Titan reaches a final conclusion that ‘yes, but no matter how hard you fight, you still die in the end anyway’ and suggests that maybe the relationships you forged along the way and the joy you experienced before the end are ultimately the point. Which is exactly the kind of ‘the real treasure was the friends we made along the way’ conclusion that rightly is often attacked as lazy and unsatisfying, but I was actually okay with given the context and how long-form it was arrived at. I also think the main plot of the story had shit itself like seventy chapters earlier, so I wasn’t particularly bothered with notions that the ending ruined the whole thing. I think the thing had been critically broken for a long, long time before the end).

    (also, elephant in the room with this particular franchise, and something that helped fuel the claims that it was fascist, there’s a lot of very unsubtle stuff with a fictionalized analog for Jews, now living in literal ghettos, and how they’re trapped in a recurring cycle of domination and then victimhood, followed by resurgent aggression with the rest of the world. My initial reaction years ago was that it was just an honest misfire, a Japanese author clunkyily drawing from something exotic to him in a way that carries unfortunate implications he’s probably not aware of. I think the intent was just to demonstrate the tragedy of an unbroken cycle of violence and how things can become self-fulfilling, and that the clear real-world analog was just poorly chosen. But I think that the events of the last few months have demonstrated how the analog was absolutely not a misfire, and that most of those old criticisms have been sort of rendered invalid by the insane events in the real world. I won’t say though that this was due to some brilliant foresight on the part of the writer. He still strikes me as something of a dim bulb who is just ruminating on unpleasant subjects most writers ignore, but who doesn’t have particularly deep or intelligent thoughts on those subjects. He just happened through dumb luck to pick a group that seems hellbent on proving his notions of cyclical tragedy completely correct.)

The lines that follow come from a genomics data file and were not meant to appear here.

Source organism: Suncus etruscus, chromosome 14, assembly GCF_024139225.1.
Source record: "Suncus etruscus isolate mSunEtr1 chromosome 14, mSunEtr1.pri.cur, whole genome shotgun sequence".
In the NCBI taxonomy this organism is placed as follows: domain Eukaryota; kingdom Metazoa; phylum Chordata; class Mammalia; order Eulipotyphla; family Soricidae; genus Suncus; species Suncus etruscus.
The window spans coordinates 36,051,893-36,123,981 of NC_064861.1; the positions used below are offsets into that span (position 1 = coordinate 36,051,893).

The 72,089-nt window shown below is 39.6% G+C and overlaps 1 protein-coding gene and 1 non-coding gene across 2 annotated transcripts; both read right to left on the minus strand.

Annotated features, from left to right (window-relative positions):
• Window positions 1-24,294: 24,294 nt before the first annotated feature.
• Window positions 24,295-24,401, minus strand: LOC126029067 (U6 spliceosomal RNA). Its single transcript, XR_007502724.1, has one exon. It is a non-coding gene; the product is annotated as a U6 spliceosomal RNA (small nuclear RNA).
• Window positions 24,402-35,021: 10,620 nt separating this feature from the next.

29. UphillBend

    In light of your work with the homeless, I’ll risk another censure and note my impression that you belong more towards the last group I mentioned than the “human narcissists.”

    ‘[A] way for a largely unthinking universe to view and ponder itself’ – a lot more succinct than I put it, LOL!

    I think it’s possible to subject higher-order intellectual capabilities, for things like value judgments, and the idea that they bestow intrinsic worth, to the same salty look expressed towards brute nature. Some would say such an assertion of value makes man a heroic figure, albeit a Quixotic one, if done in full cognizance of its absurdity. Some Buddhists would say such higher “meta” acts of the mind is just another faculty not too far from the basic uses of the intellect and the senses, fueled by clingings for stabilities to frame the world.

    But then they come in through a back door and sing praises to meritorious deeds, initial resolutions based on some uplifting “wow” factor, and vows towards transcendence. It kind of comes back to bite them at the end, but only theoretically, when they are supposed to account for and discard the shell of desire that has led them to the precipice before enlightenment. But it’s theoretical, and they seem to manage it.

    Similarly, your bare-bones view of avoiding nihilism works and is worthy of respect.

  30. Soredemos


    My point isn’t that they instill intrinsic worth so much as that the very idea of intrinsic worth literally only exists in human minds. As far as we can tell no other animal has even a meaningful fraction of our intelligence and self-awareness (and yes, I know how much of how human consciousness works seems to be a thin layer on a sea of instinct and automated responses. But even so, we have more of it than any other animal). No other animal is making such value judgements.

    You can call it human centric arrogance, but that too is a judgement only another human can make. Only humans can have these debates, which to mean sort of axiomatically demonstrates a uniqueness and superiority to humans that I value above other life forms. I choose to value us more and put us first. I’m not saying it’s objective, or somehow metaphysically ‘true’, I’m saying it’s a position I choose to take with, I think, some logical justification.